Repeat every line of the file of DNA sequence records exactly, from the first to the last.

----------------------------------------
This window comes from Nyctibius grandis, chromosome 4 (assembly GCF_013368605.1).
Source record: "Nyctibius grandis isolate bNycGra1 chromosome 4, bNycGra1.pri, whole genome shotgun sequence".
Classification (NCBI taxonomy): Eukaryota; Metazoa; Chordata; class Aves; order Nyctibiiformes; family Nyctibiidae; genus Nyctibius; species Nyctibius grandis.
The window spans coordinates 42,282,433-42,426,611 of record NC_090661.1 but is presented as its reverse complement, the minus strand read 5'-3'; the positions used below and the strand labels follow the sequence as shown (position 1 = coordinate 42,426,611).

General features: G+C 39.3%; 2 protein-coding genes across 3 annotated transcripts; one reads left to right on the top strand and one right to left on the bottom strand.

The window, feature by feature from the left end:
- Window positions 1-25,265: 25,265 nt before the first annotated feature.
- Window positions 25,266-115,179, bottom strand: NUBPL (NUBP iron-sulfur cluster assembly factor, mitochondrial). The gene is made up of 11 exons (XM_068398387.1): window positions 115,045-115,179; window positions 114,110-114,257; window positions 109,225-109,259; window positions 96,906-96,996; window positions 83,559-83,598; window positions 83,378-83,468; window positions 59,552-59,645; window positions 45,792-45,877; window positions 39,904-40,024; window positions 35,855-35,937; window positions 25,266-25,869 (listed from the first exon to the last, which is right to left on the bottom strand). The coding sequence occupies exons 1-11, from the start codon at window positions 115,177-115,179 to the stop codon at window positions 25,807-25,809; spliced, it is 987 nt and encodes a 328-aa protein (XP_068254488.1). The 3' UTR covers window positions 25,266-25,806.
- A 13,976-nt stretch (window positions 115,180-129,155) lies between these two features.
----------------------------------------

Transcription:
This window comes from Nyctibius grandis, chromosome 4 (assembly GCF_013368605.1).
Source record: "Nyctibius grandis isolate bNycGra1 chromosome 4, bNycGra1.pri, whole genome shotgun sequence".
Classification (NCBI taxonomy): Eukaryota; Metazoa; Chordata; class Aves; order Nyctibiiformes; family Nyctibiidae; genus Nyctibius; species Nyctibius grandis.
The window spans coordinates 42,282,433-42,426,611 of record NC_090661.1 but is presented as its reverse complement, the minus strand read 5'-3'; the positions used below and the strand labels follow the sequence as shown (position 1 = coordinate 42,426,611).

General features: G+C 39.3%; 2 protein-coding genes across 3 annotated transcripts; one reads left to right on the top strand and one right to left on the bottom strand.

The window, feature by feature from the left end:
- Window positions 1-25,265: 25,265 nt before the first annotated feature.
- Window positions 25,266-115,179, bottom strand: NUBPL (NUBP iron-sulfur cluster assembly factor, mitochondrial). The gene is made up of 11 exons (XM_068398387.1): window positions 115,045-115,179; window positions 114,110-114,257; window positions 109,225-109,259; window positions 96,906-96,996; window positions 83,559-83,598; window positions 83,378-83,468; window positions 59,552-59,645; window positions 45,792-45,877; window positions 39,904-40,024; window positions 35,855-35,937; window positions 25,266-25,869 (listed from the first exon to the last, which is right to left on the bottom strand). The coding sequence occupies exons 1-11, from the start codon at window positions 115,177-115,179 to the stop codon at window positions 25,807-25,809; spliced, it is 987 nt and encodes a 328-aa protein (XP_068254488.1). The 3' UTR covers window positions 25,266-25,806.
- A 13,976-nt stretch (window positions 115,180-129,155) lies between these two features.